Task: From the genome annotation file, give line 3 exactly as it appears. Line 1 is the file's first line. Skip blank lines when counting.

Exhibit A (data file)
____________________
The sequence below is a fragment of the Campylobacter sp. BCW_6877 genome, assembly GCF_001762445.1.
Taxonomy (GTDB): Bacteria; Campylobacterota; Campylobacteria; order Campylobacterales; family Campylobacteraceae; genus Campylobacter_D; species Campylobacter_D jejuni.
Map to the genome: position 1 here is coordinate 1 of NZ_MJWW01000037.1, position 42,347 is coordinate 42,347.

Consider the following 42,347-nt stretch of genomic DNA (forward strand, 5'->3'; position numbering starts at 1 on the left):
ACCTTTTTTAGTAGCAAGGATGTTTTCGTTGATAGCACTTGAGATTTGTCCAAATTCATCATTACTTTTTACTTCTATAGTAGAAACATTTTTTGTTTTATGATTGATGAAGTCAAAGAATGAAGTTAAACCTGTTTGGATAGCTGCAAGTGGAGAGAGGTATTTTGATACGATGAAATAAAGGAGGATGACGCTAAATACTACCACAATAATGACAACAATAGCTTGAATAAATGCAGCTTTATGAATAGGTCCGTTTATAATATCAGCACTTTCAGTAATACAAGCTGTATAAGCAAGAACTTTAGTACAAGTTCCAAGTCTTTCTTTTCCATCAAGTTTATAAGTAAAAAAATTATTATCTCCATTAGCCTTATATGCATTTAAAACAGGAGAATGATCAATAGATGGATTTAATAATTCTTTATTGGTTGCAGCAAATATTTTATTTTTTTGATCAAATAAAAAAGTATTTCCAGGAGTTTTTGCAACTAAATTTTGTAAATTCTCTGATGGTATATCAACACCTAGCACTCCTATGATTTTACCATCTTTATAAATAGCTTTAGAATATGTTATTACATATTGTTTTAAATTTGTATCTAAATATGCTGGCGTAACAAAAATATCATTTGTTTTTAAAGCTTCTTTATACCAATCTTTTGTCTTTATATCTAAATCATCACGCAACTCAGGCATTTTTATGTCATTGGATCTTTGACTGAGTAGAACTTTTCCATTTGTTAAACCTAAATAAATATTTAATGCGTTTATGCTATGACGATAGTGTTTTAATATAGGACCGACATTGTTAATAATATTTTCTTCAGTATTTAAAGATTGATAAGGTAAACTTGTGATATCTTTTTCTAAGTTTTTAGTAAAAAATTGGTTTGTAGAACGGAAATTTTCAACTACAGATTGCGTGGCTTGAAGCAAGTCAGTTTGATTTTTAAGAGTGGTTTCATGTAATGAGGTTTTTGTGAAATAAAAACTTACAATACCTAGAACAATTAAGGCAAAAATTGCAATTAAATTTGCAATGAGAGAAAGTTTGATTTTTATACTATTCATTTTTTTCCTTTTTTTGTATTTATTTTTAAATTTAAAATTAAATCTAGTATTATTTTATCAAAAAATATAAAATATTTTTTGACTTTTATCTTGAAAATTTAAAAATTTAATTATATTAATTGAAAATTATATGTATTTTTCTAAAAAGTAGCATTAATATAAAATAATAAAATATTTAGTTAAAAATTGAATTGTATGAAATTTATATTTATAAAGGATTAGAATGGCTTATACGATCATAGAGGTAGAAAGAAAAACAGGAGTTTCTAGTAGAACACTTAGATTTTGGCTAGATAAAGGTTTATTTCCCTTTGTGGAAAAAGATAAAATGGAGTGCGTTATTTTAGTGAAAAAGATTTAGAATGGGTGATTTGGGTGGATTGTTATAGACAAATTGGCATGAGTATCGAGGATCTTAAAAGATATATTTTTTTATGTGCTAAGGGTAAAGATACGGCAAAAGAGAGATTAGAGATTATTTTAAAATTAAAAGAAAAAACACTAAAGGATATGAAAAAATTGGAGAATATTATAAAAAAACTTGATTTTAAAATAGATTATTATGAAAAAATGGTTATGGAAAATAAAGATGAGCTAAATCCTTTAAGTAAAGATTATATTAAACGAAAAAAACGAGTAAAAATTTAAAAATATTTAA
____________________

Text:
Map to the genome: position 1 here is coordinate 1 of NZ_MJWW01000037.1, position 42,347 is coordinate 42,347.